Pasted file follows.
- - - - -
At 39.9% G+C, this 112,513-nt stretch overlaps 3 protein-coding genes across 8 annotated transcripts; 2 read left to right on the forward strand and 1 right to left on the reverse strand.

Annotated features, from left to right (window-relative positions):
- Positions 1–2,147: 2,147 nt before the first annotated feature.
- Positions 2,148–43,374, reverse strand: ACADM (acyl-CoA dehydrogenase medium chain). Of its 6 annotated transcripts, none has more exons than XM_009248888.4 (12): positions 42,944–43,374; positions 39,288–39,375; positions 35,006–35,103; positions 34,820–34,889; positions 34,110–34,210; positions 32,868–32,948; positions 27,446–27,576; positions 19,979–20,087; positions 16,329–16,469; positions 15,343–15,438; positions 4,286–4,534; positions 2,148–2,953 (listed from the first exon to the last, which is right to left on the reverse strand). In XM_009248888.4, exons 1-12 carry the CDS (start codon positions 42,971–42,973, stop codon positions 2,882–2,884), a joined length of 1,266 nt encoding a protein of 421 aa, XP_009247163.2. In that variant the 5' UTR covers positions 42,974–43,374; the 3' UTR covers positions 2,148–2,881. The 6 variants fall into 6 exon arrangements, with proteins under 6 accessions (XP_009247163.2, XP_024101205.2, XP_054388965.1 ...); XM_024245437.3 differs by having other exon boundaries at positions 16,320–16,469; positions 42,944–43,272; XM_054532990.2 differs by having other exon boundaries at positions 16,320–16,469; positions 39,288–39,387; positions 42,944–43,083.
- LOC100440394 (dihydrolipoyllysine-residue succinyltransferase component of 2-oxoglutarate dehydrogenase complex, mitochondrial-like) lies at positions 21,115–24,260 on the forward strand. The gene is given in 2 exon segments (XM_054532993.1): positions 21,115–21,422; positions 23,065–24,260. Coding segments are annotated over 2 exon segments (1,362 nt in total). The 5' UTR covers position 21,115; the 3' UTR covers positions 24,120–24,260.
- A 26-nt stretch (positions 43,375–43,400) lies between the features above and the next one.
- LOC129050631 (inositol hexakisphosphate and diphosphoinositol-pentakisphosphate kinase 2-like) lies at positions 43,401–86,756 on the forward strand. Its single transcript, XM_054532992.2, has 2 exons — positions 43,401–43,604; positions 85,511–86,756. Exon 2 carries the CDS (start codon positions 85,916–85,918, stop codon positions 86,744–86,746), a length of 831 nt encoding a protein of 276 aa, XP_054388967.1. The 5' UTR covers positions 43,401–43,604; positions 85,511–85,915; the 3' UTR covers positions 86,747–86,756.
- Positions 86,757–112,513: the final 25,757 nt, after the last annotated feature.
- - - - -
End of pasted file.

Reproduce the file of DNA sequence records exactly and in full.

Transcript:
At 39.9% G+C, this 112,513-nt stretch overlaps 3 protein-coding genes across 8 annotated transcripts; 2 read left to right on the forward strand and 1 right to left on the reverse strand.

Annotated features, from left to right (window-relative positions):
- Positions 1–2,147: 2,147 nt before the first annotated feature.
- Positions 2,148–43,374, reverse strand: ACADM (acyl-CoA dehydrogenase medium chain). Of its 6 annotated transcripts, none has more exons than XM_009248888.4 (12): positions 42,944–43,374; positions 39,288–39,375; positions 35,006–35,103; positions 34,820–34,889; positions 34,110–34,210; positions 32,868–32,948; positions 27,446–27,576; positions 19,979–20,087; positions 16,329–16,469; positions 15,343–15,438; positions 4,286–4,534; positions 2,148–2,953 (listed from the first exon to the last, which is right to left on the reverse strand). In XM_009248888.4, exons 1-12 carry the CDS (start codon positions 42,971–42,973, stop codon positions 2,882–2,884), a joined length of 1,266 nt encoding a protein of 421 aa, XP_009247163.2. In that variant the 5' UTR covers positions 42,974–43,374; the 3' UTR covers positions 2,148–2,881. The 6 variants fall into 6 exon arrangements, with proteins under 6 accessions (XP_009247163.2, XP_024101205.2, XP_054388965.1 ...); XM_024245437.3 differs by having other exon boundaries at positions 16,320–16,469; positions 42,944–43,272; XM_054532990.2 differs by having other exon boundaries at positions 16,320–16,469; positions 39,288–39,387; positions 42,944–43,083.
- LOC100440394 (dihydrolipoyllysine-residue succinyltransferase component of 2-oxoglutarate dehydrogenase complex, mitochondrial-like) lies at positions 21,115–24,260 on the forward strand. The gene is given in 2 exon segments (XM_054532993.1): positions 21,115–21,422; positions 23,065–24,260. Coding segments are annotated over 2 exon segments (1,362 nt in total). The 5' UTR covers position 21,115; the 3' UTR covers positions 24,120–24,260.
- A 26-nt stretch (positions 43,375–43,400) lies between the features above and the next one.
- LOC129050631 (inositol hexakisphosphate and diphosphoinositol-pentakisphosphate kinase 2-like) lies at positions 43,401–86,756 on the forward strand. Its single transcript, XM_054532992.2, has 2 exons — positions 43,401–43,604; positions 85,511–86,756. Exon 2 carries the CDS (start codon positions 85,916–85,918, stop codon positions 86,744–86,746), a length of 831 nt encoding a protein of 276 aa, XP_054388967.1. The 5' UTR covers positions 43,401–43,604; positions 85,511–85,915; the 3' UTR covers positions 86,747–86,756.
- Positions 86,757–112,513: the final 25,757 nt, after the last annotated feature.